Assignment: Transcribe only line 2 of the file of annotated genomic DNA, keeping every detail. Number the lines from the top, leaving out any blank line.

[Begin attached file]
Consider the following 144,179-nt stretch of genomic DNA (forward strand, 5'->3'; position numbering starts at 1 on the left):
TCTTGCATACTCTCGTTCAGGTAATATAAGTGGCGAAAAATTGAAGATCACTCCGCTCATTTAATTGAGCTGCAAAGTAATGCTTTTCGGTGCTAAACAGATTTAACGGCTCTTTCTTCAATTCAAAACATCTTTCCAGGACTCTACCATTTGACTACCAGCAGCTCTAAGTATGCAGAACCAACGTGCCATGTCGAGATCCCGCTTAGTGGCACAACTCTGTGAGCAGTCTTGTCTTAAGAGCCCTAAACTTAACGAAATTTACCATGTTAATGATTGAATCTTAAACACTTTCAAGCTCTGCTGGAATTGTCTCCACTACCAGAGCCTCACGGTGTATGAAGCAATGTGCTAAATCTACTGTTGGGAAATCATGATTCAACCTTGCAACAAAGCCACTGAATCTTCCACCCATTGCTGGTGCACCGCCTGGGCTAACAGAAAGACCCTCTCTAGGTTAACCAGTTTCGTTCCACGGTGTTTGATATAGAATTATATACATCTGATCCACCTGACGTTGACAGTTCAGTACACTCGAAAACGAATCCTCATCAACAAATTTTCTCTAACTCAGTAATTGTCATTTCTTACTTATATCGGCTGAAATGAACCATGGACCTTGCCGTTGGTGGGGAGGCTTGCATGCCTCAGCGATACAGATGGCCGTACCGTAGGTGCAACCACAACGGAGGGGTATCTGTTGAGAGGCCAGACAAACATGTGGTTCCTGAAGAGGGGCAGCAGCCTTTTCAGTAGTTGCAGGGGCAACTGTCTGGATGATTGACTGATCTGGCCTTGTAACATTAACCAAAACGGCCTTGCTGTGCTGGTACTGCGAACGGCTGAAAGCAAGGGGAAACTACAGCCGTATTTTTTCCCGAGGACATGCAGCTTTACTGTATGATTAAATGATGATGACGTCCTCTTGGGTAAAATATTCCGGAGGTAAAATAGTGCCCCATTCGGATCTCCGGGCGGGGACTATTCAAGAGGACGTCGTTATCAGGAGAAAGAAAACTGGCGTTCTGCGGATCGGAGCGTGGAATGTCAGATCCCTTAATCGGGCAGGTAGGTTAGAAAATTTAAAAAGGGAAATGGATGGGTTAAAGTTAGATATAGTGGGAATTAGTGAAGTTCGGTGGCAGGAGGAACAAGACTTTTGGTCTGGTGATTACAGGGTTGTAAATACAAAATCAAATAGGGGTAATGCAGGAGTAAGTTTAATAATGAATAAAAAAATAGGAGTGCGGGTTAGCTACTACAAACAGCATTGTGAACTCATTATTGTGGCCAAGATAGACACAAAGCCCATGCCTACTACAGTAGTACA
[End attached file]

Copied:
TCTTGCATACTCTCGTTCAGGTAATATAAGTGGCGAAAAATTGAAGATCACTCCGCTCATTTAATTGAGCTGCAAAGTAATGCTTTTCGGTGCTAAACAGATTTAACGGCTCTTTCTTCAATTCAAAACATCTTTCCAGGACTCTACCATTTGACTACCAGCAGCTCTAAGTATGCAGAACCAACGTGCCATGTCGAGATCCCGCTTAGTGGCACAACTCTGTGAGCAGTCTTGTCTTAAGAGCCCTAAACTTAACGAAATTTACCATGTTAATGATTGAATCTTAAACACTTTCAAGCTCTGCTGGAATTGTCTCCACTACCAGAGCCTCACGGTGTATGAAGCAATGTGCTAAATCTACTGTTGGGAAATCATGATTCAACCTTGCAACAAAGCCACTGAATCTTCCACCCATTGCTGGTGCACCGCCTGGGCTAACAGAAAGACCCTCTCTAGGTTAACCAGTTTCGTTCCACGGTGTTTGATATAGAATTATATACATCTGATCCACCTGACGTTGACAGTTCAGTACACTCGAAAACGAATCCTCATCAACAAATTTTCTCTAACTCAGTAATTGTCATTTCTTACTTATATCGGCTGAAATGAACCATGGACCTTGCCGTTGGTGGGGAGGCTTGCATGCCTCAGCGATACAGATGGCCGTACCGTAGGTGCAACCACAACGGAGGGGTATCTGTTGAGAGGCCAGACAAACATGTGGTTCCTGAAGAGGGGCAGCAGCCTTTTCAGTAGTTGCAGGGGCAACTGTCTGGATGATTGACTGATCTGGCCTTGTAACATTAACCAAAACGGCCTTGCTGTGCTGGTACTGCGAACGGCTGAAAGCAAGGGGAAACTACAGCCGTATTTTTTCCCGAGGACATGCAGCTTTACTGTATGATTAAATGATGATGACGTCCTCTTGGGTAAAATATTCCGGAGGTAAAATAGTGCCCCATTCGGATCTCCGGGCGGGGACTATTCAAGAGGACGTCGTTATCAGGAGAAAGAAAACTGGCGTTCTGCGGATCGGAGCGTGGAATGTCAGATCCCTTAATCGGGCAGGTAGGTTAGAAAATTTAAAAAGGGAAATGGATGGGTTAAAGTTAGATATAGTGGGAATTAGTGAAGTTCGGTGGCAGGAGGAACAAGACTTTTGGTCTGGTGATTACAGGGTTGTAAATACAAAATCAAATAGGGGTAATGCAGGAGTAAGTTTAATAATGAATAAAAAAATAGGAGTGCGGGTTAGCTACTACAAACAGCATTGTGAACTCATTATTGTGGCCAAGATAGACACAAAGCCCATGCCTACTACAGTAGTACA